Russian Duma Deputy Asks Egyptian Islamic Scholar For Fatwa On Drugs


In what appears to be an unprecedented development, a Duma deputy from  the Just Russia Party has asked for and received a fatwa on drug abuse  from Yusuf al-Qaradawi, an Egyptian Muslim scholar, Al-Jazeera and Islam  Online host, and current president of the World Ulema Union who has  been banned from entering the US and the United Kingdom.

The website  of the Just Russia Party reported this week, Bagdasarov, who  serves on the Duma’s International Affairs Committee, requested a legal  ruling or fatwa from al-Qaradawi concerning Islam’s position on  combating narcotics trafficking and drug abuse. The Muslim scholar  responded on April 29 (

In  his letter to “the deeply respected” al-Qadawi, Bagdasarov noted that  “21 percent of the  drugs produced in Afghanistan comes to Russia,”  that “every year 30 to 40,000 people in Russia (including its Muslim  republics) die from narcotics,” and that “in recent years in Daghestan,  the number of users of drugs has doubled.”

“The interests of  society require that those who cultivate plants containing narcotics or  who are involved in the illegal trade and acquisition of drugs receive a  worthy punishment,” the Just Russia deputy says.  And “therefore we ask  you to express a shariat judgment about people” who are engaged in this  trade or who consume drugs.”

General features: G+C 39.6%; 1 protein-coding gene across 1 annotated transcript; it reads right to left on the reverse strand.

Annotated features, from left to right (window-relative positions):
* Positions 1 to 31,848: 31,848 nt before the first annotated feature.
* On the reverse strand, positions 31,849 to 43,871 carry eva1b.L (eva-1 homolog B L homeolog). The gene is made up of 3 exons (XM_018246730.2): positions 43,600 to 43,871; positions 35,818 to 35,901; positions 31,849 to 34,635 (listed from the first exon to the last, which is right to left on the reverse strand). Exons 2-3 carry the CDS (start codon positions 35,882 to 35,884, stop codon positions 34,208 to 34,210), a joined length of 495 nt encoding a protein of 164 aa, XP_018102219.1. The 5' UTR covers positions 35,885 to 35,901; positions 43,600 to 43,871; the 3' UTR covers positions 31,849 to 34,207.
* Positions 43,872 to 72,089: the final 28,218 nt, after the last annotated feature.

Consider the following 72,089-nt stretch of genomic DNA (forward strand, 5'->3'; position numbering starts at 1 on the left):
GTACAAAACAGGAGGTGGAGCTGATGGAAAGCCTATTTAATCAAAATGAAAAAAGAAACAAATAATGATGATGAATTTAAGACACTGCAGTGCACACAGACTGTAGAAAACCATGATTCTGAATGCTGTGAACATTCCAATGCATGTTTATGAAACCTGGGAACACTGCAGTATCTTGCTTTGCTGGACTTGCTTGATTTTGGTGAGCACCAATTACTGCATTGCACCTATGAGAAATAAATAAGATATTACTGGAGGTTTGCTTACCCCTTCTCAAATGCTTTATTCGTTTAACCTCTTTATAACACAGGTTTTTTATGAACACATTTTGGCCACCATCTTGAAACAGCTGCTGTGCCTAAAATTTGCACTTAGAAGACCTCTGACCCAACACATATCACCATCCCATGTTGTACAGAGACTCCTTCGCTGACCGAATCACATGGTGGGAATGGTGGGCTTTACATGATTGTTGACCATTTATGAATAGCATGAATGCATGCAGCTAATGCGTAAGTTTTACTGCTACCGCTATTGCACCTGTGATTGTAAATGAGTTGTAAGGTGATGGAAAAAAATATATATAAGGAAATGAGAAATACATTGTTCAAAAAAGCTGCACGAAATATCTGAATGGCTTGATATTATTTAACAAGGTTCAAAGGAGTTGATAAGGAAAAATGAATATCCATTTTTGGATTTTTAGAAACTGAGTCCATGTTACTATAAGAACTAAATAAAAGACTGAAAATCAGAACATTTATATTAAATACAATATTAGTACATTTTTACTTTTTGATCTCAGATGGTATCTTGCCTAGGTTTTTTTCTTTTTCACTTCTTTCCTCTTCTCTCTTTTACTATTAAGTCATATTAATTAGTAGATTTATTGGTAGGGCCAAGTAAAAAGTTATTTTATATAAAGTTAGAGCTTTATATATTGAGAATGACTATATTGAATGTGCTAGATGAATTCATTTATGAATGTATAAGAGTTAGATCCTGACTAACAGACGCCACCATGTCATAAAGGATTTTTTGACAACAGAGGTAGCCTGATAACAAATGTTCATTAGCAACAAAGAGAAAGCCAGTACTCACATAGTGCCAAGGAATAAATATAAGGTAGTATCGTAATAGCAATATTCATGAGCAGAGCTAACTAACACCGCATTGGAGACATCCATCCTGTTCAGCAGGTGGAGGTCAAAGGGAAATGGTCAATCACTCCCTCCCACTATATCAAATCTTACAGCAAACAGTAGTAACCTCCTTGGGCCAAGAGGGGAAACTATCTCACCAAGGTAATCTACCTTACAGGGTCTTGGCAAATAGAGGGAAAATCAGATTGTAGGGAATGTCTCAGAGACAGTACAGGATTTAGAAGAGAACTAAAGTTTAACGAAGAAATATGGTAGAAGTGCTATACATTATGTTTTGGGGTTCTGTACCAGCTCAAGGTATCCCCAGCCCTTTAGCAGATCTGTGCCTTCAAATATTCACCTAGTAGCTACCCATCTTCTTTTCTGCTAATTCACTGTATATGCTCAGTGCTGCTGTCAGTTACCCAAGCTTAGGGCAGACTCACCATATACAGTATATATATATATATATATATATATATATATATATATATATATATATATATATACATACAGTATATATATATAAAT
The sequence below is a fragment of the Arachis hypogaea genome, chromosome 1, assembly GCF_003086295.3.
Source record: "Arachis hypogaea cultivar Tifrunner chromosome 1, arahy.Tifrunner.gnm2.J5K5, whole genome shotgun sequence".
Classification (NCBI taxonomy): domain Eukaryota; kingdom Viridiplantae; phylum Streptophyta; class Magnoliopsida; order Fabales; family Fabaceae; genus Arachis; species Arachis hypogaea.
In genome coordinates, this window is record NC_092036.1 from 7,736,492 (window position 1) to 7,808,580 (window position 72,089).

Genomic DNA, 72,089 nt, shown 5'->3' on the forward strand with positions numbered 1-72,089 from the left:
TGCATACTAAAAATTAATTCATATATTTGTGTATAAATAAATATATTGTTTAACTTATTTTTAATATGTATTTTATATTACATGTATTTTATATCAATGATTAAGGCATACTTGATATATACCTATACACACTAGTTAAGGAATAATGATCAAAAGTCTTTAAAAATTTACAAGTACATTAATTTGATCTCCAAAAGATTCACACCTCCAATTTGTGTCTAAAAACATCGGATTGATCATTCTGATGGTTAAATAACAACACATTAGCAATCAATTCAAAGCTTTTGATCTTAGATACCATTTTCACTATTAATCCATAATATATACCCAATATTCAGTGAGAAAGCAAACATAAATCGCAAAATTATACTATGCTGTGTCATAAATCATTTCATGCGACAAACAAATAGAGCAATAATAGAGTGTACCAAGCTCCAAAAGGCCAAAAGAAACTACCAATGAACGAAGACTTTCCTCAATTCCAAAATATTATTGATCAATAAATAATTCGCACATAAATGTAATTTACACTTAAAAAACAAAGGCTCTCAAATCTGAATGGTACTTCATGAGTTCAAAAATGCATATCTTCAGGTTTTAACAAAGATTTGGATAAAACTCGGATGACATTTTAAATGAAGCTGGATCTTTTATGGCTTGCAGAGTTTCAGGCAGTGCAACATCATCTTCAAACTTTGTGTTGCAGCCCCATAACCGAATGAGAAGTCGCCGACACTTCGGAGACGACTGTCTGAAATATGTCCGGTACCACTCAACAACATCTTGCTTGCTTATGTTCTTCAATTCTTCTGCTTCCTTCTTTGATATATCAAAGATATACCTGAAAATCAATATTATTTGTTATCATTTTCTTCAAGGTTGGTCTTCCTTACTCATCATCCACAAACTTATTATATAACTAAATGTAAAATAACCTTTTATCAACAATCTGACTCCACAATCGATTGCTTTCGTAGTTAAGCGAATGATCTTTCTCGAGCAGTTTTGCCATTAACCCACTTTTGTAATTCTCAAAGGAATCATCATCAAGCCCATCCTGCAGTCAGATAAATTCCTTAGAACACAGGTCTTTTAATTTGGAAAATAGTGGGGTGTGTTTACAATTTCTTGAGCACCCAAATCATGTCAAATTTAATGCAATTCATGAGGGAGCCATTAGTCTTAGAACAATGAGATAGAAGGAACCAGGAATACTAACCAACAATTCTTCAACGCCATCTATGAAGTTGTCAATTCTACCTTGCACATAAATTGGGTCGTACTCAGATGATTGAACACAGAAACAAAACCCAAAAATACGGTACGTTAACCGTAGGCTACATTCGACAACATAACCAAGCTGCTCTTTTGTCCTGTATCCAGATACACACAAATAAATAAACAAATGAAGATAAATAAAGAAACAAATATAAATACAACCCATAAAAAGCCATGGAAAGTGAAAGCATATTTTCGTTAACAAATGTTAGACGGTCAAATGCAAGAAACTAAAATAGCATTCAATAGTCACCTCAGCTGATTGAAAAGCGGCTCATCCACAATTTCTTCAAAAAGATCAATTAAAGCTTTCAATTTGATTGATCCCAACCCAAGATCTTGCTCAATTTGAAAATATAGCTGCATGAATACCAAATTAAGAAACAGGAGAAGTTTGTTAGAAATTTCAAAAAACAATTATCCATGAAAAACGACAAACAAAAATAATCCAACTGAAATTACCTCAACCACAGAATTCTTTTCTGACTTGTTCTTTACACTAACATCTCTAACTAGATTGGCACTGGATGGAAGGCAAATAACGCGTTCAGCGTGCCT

“We also ask,” the Duma deputy  continued, “that you render a judgment in relation to those who covertly  make possible the distribution of this pernicious substance when they  act in their own selfish interests.”  And he concluded his letter with  the diplomatic language, “accept my assurances of deepest respect.”

Al-Qadawi’s response was that those who engage in the drug trade or who  support it in any way deserve the harshest punishments available because  they are violating the specific injunctions of the Koran and Islamic  traditions, to which the Muslim leader provides numerous and extensive  citations.

On the one hand, Bagdasarov’s request may represent  nothing more than an effort to curry favor with Muslims in the Russian  Federation and to enlist a Muslim religious leader in Moscow’s criticism  of NATO and the United States for failing to do more to stop drug  production and exports from Afghanistan.

But on the other, his  action and especially the willingness of his party to post all this on  its website highlights both the growing influence of Muslims within the  Russian Federation on the calculations of Russian leaders and the  readiness of the latter to turn to Muslim leaders abroad for support –  even to Muslims many in the West have decried as extremist.

Paul Goble

Paul Goble is a longtime specialist on ethnic and religious questions in Eurasia. Most recently, he was director of research and publications at the Azerbaijan Diplomatic Academy. Earlier, he served as vice dean for the social sciences and humanities at Audentes University in Tallinn and a senior research associate at the EuroCollege of the University of Tartu in Estonia. He has served in various capacities in the U.S. State Department, the Central Intelligence Agency and the International Broadcasting Bureau as well as at the Voice of America and Radio Free Europe/Radio Liberty and at the Carnegie Endowment for International Peace. Mr. Goble maintains the Window on Eurasia blog and can be contacted directly at [email protected] .

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